So, a most excellent opening set.  Ashkar adds some personal interpretive touches without veering anywhere near idiosyncrasy.  Hopefully, the next release is not too far off.

Superb sound, near or at SOTA levels.  There's mechanism noise to be heard in a few places, but nothing detrimental.  The piano sounds a little smaller in scale than in many contemporary recordings, and there's just a bit of distance - just the right amount it turns out.  Decays sound quicker than a Steinway and slower than a Bösendorfer. 
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Offline zamyrabyrd

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Re: Saleem Ashkar Plays Beethoven
« Reply #1 on: June 29, 2017, 05:13:37 AM »
a nice guy, too
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Offline Toccata&Fugue

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Re: Saleem Ashkar Plays Beethoven
« Reply #2 on: July 05, 2017, 09:34:29 AM »
I saw him play an all-Beethoven concert in Berkeley in April--he was great. (Used a standard Steinway.)

Sonata no.6 in F major, op.10, no. 2; Sonata no.23 in F minor, "Appassionata", op. 57; Sonata no.26 in E-flat major, "Les Adieux", op. 81a; Sonata no.31 in A-flat major, op. 110.
« Last Edit: July 05, 2017, 09:36:02 AM by Toccata&Fugue »
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Offline Todd

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Re: Saleem Ashkar Plays Beethoven
« Reply #3 on: March 10, 2018, 06:48:24 AM »



Last year saw the first volume Ashkar's cycle, and it was excellent.  This year brings the second volume, though it is of the single disc variety, making me wonder if the whole cycle will be released in only four volumes.  That's irrelevant, of course.  To the music.

The disc opens with 10/2.  Ashkar plays the opening Allegro with playfulness and energy aplenty, and his Bechstein sounds tangy up high, though just shy of edgy.  Ashkar's articulation and precision, and the at times snazzy sounding decay of the instrument, really juice things up.  The Allegretto is then played in slow, controlled, perhaps slightly exaggerated fashion, but the effect is splendid.  Ashkar then plays the Presto with real pep and some nice rhythm and dynamic control.  He makes sure to keep the repeat, which is all to the very good.  This is a world-class version of the sonata.

Next comes Op 57.  The Bechstein low frequencies don't offer the same imposing heft that Steinways or Bösendorfers can, but the more controlled tone is not unattractive, and as the movement unfolds, Ashkar's playing maintains nice tension throughout, and if it never explodes and achieves the type of power of some versions, it's somewhat weightier than primo middleweight versions like Lipkin's.  It's a more refined light-heavyweight take, I suppose, with some passages of tonal attractiveness thrown in, the left hand playing is nicely insistent and consistent.  Ashkar adopts a somewhat relaxed tempo and feel in the Andante con moto, and here the bass notes take on something of a tightened up, beefed up fortepiano sound.  The right hand playing is quite lovely, and though it doesn't dominate, the left hand playing just keeps drawing the listener's attention.  The closing Allegro is a speedy, punchy affair, with the crisp, almost brittle upper registers adding some pleasant sting, and the middle and lower registers coming at the listener.  Ashkar pulls back for a respite near the end before running up to the coda.  Superb.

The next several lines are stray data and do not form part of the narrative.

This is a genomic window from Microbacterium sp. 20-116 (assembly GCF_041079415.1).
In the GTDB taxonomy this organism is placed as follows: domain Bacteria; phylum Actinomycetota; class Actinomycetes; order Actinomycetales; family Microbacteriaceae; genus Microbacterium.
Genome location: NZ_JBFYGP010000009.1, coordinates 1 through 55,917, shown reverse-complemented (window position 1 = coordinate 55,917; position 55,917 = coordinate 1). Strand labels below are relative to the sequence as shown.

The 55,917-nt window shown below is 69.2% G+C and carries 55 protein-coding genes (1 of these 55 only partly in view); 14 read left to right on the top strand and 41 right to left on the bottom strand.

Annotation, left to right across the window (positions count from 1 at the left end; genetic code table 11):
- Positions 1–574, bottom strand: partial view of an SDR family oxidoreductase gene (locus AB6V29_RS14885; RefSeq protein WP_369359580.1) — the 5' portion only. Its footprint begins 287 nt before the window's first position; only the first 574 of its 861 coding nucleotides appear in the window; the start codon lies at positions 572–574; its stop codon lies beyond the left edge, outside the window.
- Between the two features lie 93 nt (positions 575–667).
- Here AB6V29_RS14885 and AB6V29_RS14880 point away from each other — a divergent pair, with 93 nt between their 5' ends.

The disc closes with Op 111.  The Maeastoso sounds satisfyingly dark and almost sinister, and the Bechstein bass adds enough spice to catch the ear.  The Allegro is satisfyingly quick and forward moving, if not as intense or clear as some others.  That's not to say that Ashkar is a slouch in those areas.  The movement is never slow, but at 9'30", it's not especially fast, and then Ashkar then goes for a lengthy 19'32" second movement, bringing the whole thing in at just under a generous half-hour.  The Arietta is slow, and the Bechstein decay imparts a different sound, with more space between notes and chords, aided by Ashkar's measured tempo.  It's doesn't go super deep, but it is solemn.  The first two variations, too.  The third variation is less notable for its rhythmic swagger than for it's sharp accents and wide dynamics and hard-hitting fortissimo playing.  The fourth variation starts off at a somewhat louder than normal volume, bubbling along for a bit, before transitioning to a more elevated style, with delicate but not moving "little stars", some fine trills, with the playing immediately before the second chain of trills uncommonly biting, and the ending is somewhat direct and blunt, though still quite attractive.  Intriguingly, though long, the movement seems shorter than its length implies.  So, Ashkar's 111, while very good, represents something a step down in terms of comparative quality.  That written, it's still very high quality.
The universe is change; life is opinion.   Marcus Aurelius, Meditations